• Besides, sir [says Johnson to Boswell], what entitles Sheridan to fix the pronunciation of English? He has, in the first place, the disadvantage of being an Irishman; and if he says he will fix it after the example of the best company, why, they differ among themselves. I remember an instance: when I published the plan for my Dictionary, Lord Chesterfield told me that the word great should be pronounced so as to rhyme with state; and Sir William Yonge sent me word that it should be pronounced so as to rhyme with seat, and that none but an Irishman would pronounce it grait. Now here were two men of the highest rank, the one the best speaker in the House of Lords, the other the best speaker in the House of Commons, differing entirely.

Statements about (ab)uses: Borrowing

  • Joseph Addison, Spectator 1711
  • I have often wished that as in our Constitution there are several Persons whose Business it is to watch over our Laws, our Liberties and Commerce, certain Men might be set apart, as Superin- tendents of our Language to hinder any Words of a Foreign Coin from passing among us; and in particular to prohibit any French Phrases from becoming Current in this Kingdom when those of our own stamp are altogether as valuable.

Language and class (1)

  • The Art of Speaking, 2nd ed. 1708 The best expressions grow low and degenerate, when profan‘d by the populace, and applied to mean things. The use they make of them, infecting them with a mean and abject Idea, causes that we cannot use them without sullying and defiling those things, which are signified by them. But it is no hard matter to discern between the depraved language of common People, and the noble and refin‘d expressions of the Gentry, whose condition and merits have advanced them above the other.
  • James Harris, Hermes, 1751 The VULGAR merged in sense from their earliest infance, and never once dreaming any thing to be worthy of pursuit, but what pampers their Appetite, or fills their Purse, imagine nothing to be real, but what may be tasted, or touched.

Language and class (2)

  • Thomas Sheridan, Lectures on Elocution, 1762 Nay in the very metropolis two different modes of pronunciation prevail, by which the inhabitants of one part of the twon, are distinguihed from those of the other. One is current in the city, and is called the cockney; the other at the court end, and is called the polite pronunciation. As amongst these various dialects, one must have the preference, and become fashionable, it will of course fall to the lot of that which prevails at court, the source of fashions of all kinds. All other dialects are sure marks, either of a provinvial, rustic, pedantic, or mechanic education; and therefore have some degree of disgrace annexed to them. And as the court pronunciation is no where mthodically taught, and can be acquired only by conversing with people in polite life, it is a sort of proof that a person has kept good company, and on that account is sought after by all, who wish to be considered as fashionable people, or members of the beau monde.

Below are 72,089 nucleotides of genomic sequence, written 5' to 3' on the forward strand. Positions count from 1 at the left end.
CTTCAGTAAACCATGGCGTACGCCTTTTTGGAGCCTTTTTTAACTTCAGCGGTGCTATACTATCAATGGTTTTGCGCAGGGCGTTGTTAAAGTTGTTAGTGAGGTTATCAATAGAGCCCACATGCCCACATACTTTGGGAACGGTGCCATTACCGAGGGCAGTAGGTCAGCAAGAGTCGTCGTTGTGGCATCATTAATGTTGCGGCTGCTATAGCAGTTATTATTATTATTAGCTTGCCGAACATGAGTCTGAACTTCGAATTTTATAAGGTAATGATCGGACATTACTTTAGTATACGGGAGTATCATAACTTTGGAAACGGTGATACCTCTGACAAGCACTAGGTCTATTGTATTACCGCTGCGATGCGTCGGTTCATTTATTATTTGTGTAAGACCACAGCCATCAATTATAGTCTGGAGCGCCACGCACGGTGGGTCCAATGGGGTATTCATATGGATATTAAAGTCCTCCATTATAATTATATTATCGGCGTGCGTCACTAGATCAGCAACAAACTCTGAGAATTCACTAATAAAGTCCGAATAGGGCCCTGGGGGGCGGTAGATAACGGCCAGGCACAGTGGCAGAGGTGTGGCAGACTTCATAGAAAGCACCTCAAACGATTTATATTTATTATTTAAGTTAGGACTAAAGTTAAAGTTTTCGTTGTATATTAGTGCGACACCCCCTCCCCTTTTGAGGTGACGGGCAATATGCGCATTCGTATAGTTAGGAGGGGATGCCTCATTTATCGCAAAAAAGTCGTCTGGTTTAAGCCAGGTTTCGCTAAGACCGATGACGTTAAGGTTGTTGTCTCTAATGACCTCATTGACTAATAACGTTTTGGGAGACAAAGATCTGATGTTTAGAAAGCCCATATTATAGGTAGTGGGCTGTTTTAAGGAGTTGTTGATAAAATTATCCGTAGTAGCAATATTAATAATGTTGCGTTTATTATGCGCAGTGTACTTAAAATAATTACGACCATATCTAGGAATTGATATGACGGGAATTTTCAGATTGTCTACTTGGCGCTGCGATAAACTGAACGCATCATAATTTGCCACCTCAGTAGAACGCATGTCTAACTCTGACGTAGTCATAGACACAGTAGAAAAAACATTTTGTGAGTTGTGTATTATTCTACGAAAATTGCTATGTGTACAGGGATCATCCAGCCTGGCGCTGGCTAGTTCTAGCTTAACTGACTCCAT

Don't (c.1880)

  • Don’t speak ungrammatically. Study books of grammar, and the writings of the best authors. Don’t pronounce incorrectly. Listen carefully to the conversation of cultivated people, and consult the dictionaries.... Don’t use slang. There is some slang that, according to Thackeray, is gentlemanly slang, and other slang that is vulgar. If one does not know the difference, let him avoid slang altogether, and then he will be safe. Don’t use profane language. Don’t multiply epithets and adjectives; don’t be too fond of superlatives. Moderate your transports.... Don’t say gents for gentlemen, nor pants for pantaloons. These are inexcusable vulgarisms. Don’t say vest for waistcoat... Don’t say posted for well informed. Don’t say balance for remainder. Don’t use trade terms except for trade purposes.
  • [Don’t: a manual of mistakes & improprieties more or less prevalent in conduct and speech, The Vellum-Parchment Shilling Series of Miscellaneous Literature 9, New York and London c.1880, pp. 61, 62, 65, 66]

English Society

  • Language history is social history; a basic knowledge about the structure of society as well as the historical and social developments in the 17th and 18th centuries is therefore necessary

English Society in the 18th century (1)

  • Daniel Defoe, State of the Nritish Nation, 1709
  • The Great, who live profusely
  • The Rich, who live plentifully
  • The middle Sort, who live well
  • The working Trades, who labour hard but feel no want
  • The Country People, Farmers, etc. who fare indifferently
  • The Poor that fare hard
  • The Miserable, that really pinch and suffer wantCC

English Society in the 18th century (2)

  • James Nelson (apothecary), Government of Children, London 1753
  • Every nation has its Custom of dividing the People into Classes [...] England, a mix‘d Government and a trading Nation, have the Nobility, Gentry, Mercantile or Commercial People, Mechanics, and Pesantry [...] Were we to divide the People, we might run it to an Infinity: to avoid Confusion therefore, I will select five Classes; viz. The Nobility, the Gentry, the genteel Trades (all those particularly which require large Capital), the common Trades, and the Peasantry [... The latter not only including the country „Rustics“ but also their urban counterparts, i.e.] the lowest Class of People, in London particularly. These People possess indeed the Ignorance of the Pesants, but they seldom equal them in Innocence.

English Society in the 18th century (3)

  • Joseph Massie, Calculations, 1756
  • Noblemen or Gentlemen: landed income between £ 4,000 and 20,000 p.a.
  • Gentlemen: landed income between £ 200 and 2,000 p.a.
  • Freeholders: landed income between £ 50 and 100 p.a.
  • Farmers: expending between £ 40 and 150 p.a.
  • Tradesmen in London and Country: expending between £ 40 and 300 p.a.
  • Manufacturers in London and Country: earning between 7/6d and 12/- p.wk.
  • Labourers and Husbandmen in London and Country: earning between 5/- and 9/- p.wk.